Highs today reached 67-71 with a few showers followed by an arc of showers & storms passing through. T'storm wind gusts of 35-40 mph were measured at the 4 quality observations sites in northern White, Fulton & northern Cass counties (Monon, Kewanna, west of Rochester, east of Rochester).
I did not receive any small hail reports.
Any severe weather reports were over southern Michigan to Ohio to eastern Kentucky & eastern Tennessee (apparent tornado damage in multiple locations).
Of all of the viewing area rain gauges seen, rainfall totals from today vary from 0.02-0.82". Only two gauges exceeded 0.50". The three highest totals are: 0.82" 2 miles west of Kokomo city limits on IN 22, 0.56" 3 miles west of Rockfield (Carroll County) from spotter there & 0.55" 2 miles northeast of Cambria near IN 75 & E CR 700 N.
I measured just 0.03" at our WLFI site. 0.03" was measured at the Purdue Airport.
Some showers & drizzle are possible tonight-Friday morning, with brisk south-southwest wind & lows in the 50s.
After a lot of clouds Friday morning, nice clearing trend should get underway in the afternoon. The far northern & northwestern area will be the last to see good clearing, however.
So, highs should run 68-76 with warmest weather from Lafayette south & southeastward.
Winds will be strong from the south-southwest at 20-37 mph before diminishing later in the day.
As lower clouds erode away, high clouds will begin increase from the southwest & really thicken up Friday night.
Lows near 50 to the 50s are expected.
It will turn mostly cloudy to cloudy by early Saturday with a lot of rain & storms with even severe weather risk southwest & south of our area.
Winds will increase from the southeast 15-25 mph by early Saturday after light wind a good chunk of Friday night.
Round of rainfall & a couple embedded storms is likely Saturday morning-midday with strong southeast winds to 35 mph & temperatures 60-64.
That round of rainfall moves north of the area in the afternoon & some sun may appear.
With some sun appearing & temperatures rising to 66-73, a line of storms could form like a spoke on the east flank of the spinning low pressure.
This line could feature MARGINAL RISK or risk of isolated severe storms for the area. Today is the 5th time since March we have been on the cusp of isolated severe. We have not had solid SLIGHT RISK or greater parameters really make it here, though those have occurred west, northwest, southwest, south, southeast & east of the area.
The parameters on Saturday PM do show MARGINAL RISK for, wind, hail, brief, weak EF0 tornado.
The main area of severe weather will run from southeast Michigan to Ohio to North Carolina Saturday PM & also in the South.
Winds ahead of this line & with that sun, will turn to the south at 25-37 mph.
That line of storms will race through, followed by a dry slot with clearing Saturday evening & strong southwest winds to 40 mph.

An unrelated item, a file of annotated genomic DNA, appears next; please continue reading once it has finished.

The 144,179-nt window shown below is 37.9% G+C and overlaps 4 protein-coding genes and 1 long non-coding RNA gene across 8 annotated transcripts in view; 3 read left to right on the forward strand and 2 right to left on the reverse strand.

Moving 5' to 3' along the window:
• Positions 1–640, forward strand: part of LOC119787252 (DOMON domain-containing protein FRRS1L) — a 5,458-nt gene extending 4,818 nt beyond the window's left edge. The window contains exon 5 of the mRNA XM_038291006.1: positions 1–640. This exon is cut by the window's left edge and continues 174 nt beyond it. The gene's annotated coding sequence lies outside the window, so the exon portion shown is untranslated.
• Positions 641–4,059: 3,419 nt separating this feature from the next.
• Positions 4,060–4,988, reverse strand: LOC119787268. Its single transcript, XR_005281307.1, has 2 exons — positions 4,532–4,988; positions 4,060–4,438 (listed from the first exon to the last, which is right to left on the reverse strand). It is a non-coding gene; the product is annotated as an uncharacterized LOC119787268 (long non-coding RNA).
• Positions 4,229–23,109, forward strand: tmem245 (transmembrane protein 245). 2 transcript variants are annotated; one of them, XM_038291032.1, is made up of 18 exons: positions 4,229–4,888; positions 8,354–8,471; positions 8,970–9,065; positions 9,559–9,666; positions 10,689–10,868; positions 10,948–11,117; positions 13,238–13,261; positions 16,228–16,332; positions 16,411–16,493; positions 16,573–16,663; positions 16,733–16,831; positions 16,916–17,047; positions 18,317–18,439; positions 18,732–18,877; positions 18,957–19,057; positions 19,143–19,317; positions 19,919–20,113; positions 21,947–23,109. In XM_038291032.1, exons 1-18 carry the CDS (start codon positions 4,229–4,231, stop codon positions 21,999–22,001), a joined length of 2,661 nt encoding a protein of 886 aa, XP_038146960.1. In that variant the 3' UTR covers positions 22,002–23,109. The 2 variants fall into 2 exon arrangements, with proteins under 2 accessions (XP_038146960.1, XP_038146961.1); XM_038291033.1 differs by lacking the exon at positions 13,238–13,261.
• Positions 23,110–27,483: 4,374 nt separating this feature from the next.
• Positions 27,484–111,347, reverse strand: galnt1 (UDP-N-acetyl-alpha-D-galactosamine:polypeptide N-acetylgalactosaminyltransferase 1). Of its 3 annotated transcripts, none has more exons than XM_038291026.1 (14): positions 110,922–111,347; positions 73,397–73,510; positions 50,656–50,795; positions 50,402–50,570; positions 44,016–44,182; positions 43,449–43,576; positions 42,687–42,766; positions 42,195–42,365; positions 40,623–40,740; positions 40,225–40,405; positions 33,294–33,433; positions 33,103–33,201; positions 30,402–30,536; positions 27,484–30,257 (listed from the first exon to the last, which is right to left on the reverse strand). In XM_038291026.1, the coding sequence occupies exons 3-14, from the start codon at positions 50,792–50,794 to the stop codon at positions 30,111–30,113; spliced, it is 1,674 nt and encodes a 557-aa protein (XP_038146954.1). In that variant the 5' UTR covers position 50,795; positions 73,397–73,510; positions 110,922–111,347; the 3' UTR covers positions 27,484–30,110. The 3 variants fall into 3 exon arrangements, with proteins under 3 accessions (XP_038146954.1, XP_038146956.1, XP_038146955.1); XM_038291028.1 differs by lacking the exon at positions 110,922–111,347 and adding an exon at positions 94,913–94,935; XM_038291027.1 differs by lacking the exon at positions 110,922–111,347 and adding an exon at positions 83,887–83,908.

Watch the sequence of this impressive severe weather outbreak Friday-Saturday from Oklahoma, Missouri & Texas to Virginia & Florida!
All storm modes & all storm threats present from very large hail to damaging winds (some significant +75 mph) & tornadoes. Flash flooding is also expected.
Note the incredible number of streaks of high helicity. In this high-resolution model, this gives an idea of where tornadoes may occur or storms may be rotating strongly at the low levels to produce tornadoes.
Anything in dark green, yellow, orange or red in the model indicates low-level rotation that may bring about tornadoes.
This is very impressive.
The SPC-issued ENHANCED RISK of severe over a massive are of the South will likely feature an upgraded area to MODERATE RISK given current parameters seen.
The only fly in that ointment is with so many rounds of severe storms around, their interactions will ultimately determine how impressive this outbreak gets & how high SPC upgrades.
Really, northwestern Louisiana to far southern Arkansas & the southern half of Mississippi shows the highest risk currently for a couple of strong to violent tornadoes.
We then cloud up again with wind turning to the west with gusts to 43 mph.
Then, TROWEL of rain & strong, gusty northwest winds to 42 mph come in Saturday night to early Sunday with lows in the 40s to 50.
Sunday should see an improving weather trend with skies showing a clearing trend, gradual decrease in the wind & highs 64-71.
A total of 1-2" of rainfall is expected Saturday morning-Sunday morning.
After 40s Sunday night, Monday should see 68-76 for highs with lots of sunshine, then increasing clouds & a southeast wind becoming south at 15-25 mph.
Showers & a few storms are likely Monday night with 50s, followed by a few early showers, then clearing, then increasing clouds Tuesday. A few isolated showers & sprinkles are possible with the cold air aloft & cumulus filled sky (mostly cloudy) in the afternoon.
Total rainfall Monday night of 0.02-0.30" is expected.
Highs will run 57-64, followed by 38-44 Tuesday night.
Wednesday & Thursday feature highs 56-62 with lows 35-40.
Each day will feature cold air aloft cumulus (partly to mostly cloudy). A few isolated showers to sprinkles are possible Thursday.
Friday looks windy & warmer with sunshine & highs 65-72.
A clipper system should pass Saturday with windy weather & a few showers with highs 56-64 & lows 37-42.
Highs should only run in the 50s with lows in the 29-33 range with frost/light freeze risk in the April 18-24.
Should see a big warm-up & it get much more active with showers & storms April 27-May 5. 80s are likely.
May 6-10 looks cooler & drier with "Black Locust Winter".
Mid-May looks stormy & warm, followed by drier weather & early onset of some summer heat with 90 to the 90s.